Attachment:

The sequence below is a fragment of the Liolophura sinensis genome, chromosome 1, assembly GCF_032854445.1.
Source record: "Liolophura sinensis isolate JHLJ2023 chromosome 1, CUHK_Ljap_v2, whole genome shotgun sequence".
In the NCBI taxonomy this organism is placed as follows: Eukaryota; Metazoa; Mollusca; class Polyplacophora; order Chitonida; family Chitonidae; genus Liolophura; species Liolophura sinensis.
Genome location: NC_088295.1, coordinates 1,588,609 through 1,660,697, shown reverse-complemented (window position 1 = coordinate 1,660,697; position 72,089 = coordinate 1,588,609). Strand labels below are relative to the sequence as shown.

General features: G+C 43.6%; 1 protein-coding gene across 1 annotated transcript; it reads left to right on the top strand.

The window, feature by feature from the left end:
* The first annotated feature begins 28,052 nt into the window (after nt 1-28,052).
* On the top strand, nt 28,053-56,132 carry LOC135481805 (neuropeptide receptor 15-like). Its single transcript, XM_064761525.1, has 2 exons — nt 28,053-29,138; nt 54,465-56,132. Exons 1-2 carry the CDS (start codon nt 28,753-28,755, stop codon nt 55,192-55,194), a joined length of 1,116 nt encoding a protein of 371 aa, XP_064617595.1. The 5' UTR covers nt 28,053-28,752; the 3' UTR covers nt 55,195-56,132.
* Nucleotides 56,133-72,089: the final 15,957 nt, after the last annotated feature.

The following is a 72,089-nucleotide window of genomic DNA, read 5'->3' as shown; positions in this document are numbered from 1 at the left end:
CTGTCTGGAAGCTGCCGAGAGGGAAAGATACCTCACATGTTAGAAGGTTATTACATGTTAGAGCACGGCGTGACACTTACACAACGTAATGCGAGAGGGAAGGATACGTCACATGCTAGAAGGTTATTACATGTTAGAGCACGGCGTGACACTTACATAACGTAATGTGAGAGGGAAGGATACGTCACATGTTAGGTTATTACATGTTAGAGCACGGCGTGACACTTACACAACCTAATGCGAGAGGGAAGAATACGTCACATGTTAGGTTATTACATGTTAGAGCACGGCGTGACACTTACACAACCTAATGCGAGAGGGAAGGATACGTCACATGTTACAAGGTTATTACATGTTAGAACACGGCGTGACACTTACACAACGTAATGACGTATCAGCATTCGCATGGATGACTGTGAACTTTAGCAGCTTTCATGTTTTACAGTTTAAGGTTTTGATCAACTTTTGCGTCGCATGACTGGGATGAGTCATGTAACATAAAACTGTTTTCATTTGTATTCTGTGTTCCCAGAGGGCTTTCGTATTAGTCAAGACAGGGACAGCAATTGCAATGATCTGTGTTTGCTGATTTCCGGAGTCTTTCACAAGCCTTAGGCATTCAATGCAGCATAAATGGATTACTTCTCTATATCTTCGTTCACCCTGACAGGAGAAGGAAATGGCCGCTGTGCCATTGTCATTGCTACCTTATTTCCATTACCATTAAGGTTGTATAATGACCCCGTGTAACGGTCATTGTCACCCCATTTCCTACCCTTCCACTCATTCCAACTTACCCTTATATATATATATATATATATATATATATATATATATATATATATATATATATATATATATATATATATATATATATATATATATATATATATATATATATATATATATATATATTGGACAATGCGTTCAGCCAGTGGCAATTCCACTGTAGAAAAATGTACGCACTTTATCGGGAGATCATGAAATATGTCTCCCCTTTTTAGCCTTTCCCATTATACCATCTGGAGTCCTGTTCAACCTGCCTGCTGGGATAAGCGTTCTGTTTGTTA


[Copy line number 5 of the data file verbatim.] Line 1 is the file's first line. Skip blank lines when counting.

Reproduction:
General features: G+C 43.6%; 1 protein-coding gene across 1 annotated transcript; it reads left to right on the top strand.